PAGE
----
Brand-Rex Limited, a Scottish company specialising in developing cabling solutions for network infrastructure and industrial applications, has become the first UK Company to be penalised for contravention of Section 7 of the Bribery Act 2010.

The company avoided criminal prosecution and was instead ordered to pay £212,800 by way of a civil recovery order after self-disclosing an instance of failing to prevent bribery by a third party associated with the company.

What did Brand-Rex do wrong?

The company had been operating a system called ‘Brand Breaks’ between 2008 and 2012, in which UK distributors and installers were eligible for varying degrees of rewards (including foreign holidays) for meeting or exceeding sales targets.

The scheme itself was wholly legitimate. The problem arose when an independent installer of Brand-Rex products (“an associated person” for the purposes of Section 7) offered tickets earned by him under the scheme to an employee of one of his customers. This went beyond the intended terms of the scheme, as this customer was an end user of Brand-Rex products, not an installer or distributor. The individual who received the tickets was in a position to influence decisions as to where his company purchased cabling from, meaning Brand-Rex were in breach of Section 7 of the Bribery Act even though they did not intend this individual to receive any tickets.

Why did Brand-Rex receive a civil sanction for a criminal offence?

As soon as Brand-Rex became aware of the issue, and their potential liability under the Bribery Act, they engaged external solicitors and forensic accountants to investigate. In June 2015, they self-reported the matter to the Scottish Crown Office and Procurator Fiscal Service (COPFS), accepting responsibility for their failure to prevent bribery by an associated person under section 7 of the Bribery Act.

Due to this self-reporting and extensive co-operation with the authorities, the COPFS were lenient and agreed to a civil recovery order. The civil settlement was calculated based on the gross profit made by Brand-Rex resulting from the misuse of the incentive scheme.

Brand-Rex also agreed to ensure the implementation of its anti-bribery and corruption (ABC) policies, procedures and training programmes. Brand-Rex had ABC policies and procedures in place while the Brand Breaks scheme was operating, however they did not attempt to assert that they were adequate, which would have constituted a complete defence under Section 7(2) of the Bribery Act.

Would the result have been a different in England?

Brand-Rex took advantage of a specific voluntary disclosure programme in Scotland, which meant that their self-reporting and co-operation with the authorities worked heavily in their favour. There is no such scheme operating at present in England.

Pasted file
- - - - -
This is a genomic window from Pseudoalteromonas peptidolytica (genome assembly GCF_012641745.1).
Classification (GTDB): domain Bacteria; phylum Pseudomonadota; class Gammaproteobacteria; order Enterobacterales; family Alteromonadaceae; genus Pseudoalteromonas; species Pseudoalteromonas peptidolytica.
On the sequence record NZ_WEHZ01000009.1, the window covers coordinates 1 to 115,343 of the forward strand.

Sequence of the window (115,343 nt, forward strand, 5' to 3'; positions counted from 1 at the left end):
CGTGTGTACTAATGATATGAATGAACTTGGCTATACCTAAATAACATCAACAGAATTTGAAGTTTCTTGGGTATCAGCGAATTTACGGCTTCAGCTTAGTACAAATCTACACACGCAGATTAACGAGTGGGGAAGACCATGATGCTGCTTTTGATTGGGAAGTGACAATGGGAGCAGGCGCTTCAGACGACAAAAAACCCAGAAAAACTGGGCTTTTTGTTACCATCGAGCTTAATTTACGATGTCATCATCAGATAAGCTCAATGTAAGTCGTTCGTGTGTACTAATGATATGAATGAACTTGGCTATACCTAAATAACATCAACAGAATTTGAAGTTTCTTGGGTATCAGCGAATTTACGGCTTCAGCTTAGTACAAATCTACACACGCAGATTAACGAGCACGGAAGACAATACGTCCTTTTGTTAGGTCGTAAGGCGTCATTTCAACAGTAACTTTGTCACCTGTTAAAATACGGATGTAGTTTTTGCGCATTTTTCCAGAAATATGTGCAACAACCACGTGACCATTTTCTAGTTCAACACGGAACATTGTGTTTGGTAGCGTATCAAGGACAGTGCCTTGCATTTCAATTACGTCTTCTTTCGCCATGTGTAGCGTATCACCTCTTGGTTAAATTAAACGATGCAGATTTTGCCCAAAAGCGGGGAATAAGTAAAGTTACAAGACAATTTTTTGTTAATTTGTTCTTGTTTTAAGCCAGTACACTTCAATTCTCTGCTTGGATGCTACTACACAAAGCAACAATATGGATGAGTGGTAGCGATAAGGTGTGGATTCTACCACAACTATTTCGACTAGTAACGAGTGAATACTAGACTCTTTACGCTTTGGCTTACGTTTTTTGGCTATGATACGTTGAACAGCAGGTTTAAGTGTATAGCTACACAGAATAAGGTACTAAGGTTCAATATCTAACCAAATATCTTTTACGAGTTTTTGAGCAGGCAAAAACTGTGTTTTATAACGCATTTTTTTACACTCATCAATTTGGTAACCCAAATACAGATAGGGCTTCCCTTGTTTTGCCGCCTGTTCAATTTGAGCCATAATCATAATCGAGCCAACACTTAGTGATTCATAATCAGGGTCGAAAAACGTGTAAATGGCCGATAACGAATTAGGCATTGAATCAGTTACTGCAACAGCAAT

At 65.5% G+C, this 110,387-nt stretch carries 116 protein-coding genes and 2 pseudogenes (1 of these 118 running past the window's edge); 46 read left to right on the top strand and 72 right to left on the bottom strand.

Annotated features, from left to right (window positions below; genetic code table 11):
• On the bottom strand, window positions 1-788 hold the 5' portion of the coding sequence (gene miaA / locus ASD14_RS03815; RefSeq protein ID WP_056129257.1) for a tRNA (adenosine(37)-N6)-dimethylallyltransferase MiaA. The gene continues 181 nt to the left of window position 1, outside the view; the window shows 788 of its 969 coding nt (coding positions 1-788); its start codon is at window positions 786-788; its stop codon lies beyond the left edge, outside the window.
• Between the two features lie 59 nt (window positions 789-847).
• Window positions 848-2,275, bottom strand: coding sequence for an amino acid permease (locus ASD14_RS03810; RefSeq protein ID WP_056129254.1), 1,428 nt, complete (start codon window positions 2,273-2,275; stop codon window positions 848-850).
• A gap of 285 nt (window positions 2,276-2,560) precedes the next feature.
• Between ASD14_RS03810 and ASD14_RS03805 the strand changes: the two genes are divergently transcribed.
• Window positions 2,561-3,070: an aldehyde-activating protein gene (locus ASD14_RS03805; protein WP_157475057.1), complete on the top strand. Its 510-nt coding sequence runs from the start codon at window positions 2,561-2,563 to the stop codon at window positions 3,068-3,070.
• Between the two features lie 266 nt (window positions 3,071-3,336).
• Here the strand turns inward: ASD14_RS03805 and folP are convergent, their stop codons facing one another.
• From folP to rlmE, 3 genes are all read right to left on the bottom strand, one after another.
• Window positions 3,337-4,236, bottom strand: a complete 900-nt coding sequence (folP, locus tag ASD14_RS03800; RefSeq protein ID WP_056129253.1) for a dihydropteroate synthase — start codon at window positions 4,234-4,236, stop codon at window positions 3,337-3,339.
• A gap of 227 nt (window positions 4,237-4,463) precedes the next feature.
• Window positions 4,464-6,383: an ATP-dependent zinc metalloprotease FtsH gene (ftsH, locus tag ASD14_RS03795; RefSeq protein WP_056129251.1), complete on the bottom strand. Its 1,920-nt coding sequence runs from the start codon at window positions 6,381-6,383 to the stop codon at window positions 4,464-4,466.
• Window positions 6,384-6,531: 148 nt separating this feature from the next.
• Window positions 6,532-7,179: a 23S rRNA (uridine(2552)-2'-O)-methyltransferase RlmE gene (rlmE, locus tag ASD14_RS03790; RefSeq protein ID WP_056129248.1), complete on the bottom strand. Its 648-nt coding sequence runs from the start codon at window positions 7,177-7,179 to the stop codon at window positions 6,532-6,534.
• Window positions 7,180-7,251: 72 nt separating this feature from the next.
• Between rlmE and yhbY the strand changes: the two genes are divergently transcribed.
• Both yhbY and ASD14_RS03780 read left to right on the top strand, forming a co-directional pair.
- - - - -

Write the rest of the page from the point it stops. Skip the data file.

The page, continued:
It is possible that had the case been dealt with in England by the Serious Fraud Office (SFO), the company would have been given the option of entering into a Deferred Prosecution Agreement (DPA) as an alternative to a criminal prosecution. DPAs allow for the suspension of a prosecution for a fixed period of time, but only if the organisation agrees to stringent conditions, which may include fines, orders to pay compensation and other remedial measures.

The SFO has stressed that it wants to encourage genuine cooperation from corporate bodies, and hopes that offering DPAs as an alternative to criminal prosecutions will encourage companies to self-report. However, the SFO have said that whilst self-reporting is a factor that will be considered when deciding whether to prosecute an offender, it is only one factor and there is no guarantee that they will offer a DPA following a self-report and therefore, a reporting company may still be the subject of a criminal prosecution in respect of a contravention of the Bribery Act. Any evidence provided to the authorities from their self-reporting could in fact be used against the reporting company if criminal proceedings are taken.

What does this mean for UK businesses?

Most importantly, the case highlights the significance of formulating and enforcing adequate ABC procedures to prevent bribery by associated persons. Organisations can be liable for the acts of third-party agents and this is an area which is often overlooked. Adequate procedures should be in place to combat this risk. This may include compliance training to third parties and on-going monitoring of their business. If adequate ABC procedures are in place, a company should have a complete defence to any criminal prosecution.

The Brand-Rex case also shows the importance of undertaking a full internal investigation into alleged wrongdoing at the earliest opportunity and, if a self-report is to be made, that this is done promptly.

It is unclear how the SFO would have approached this case in England, although a DPA would have been a high possibility. Companies should keep up to date with any developments regarding DPAs and look out for the publication of the first UK agreement, which according to some, is to be expected in late 2015/early 2016.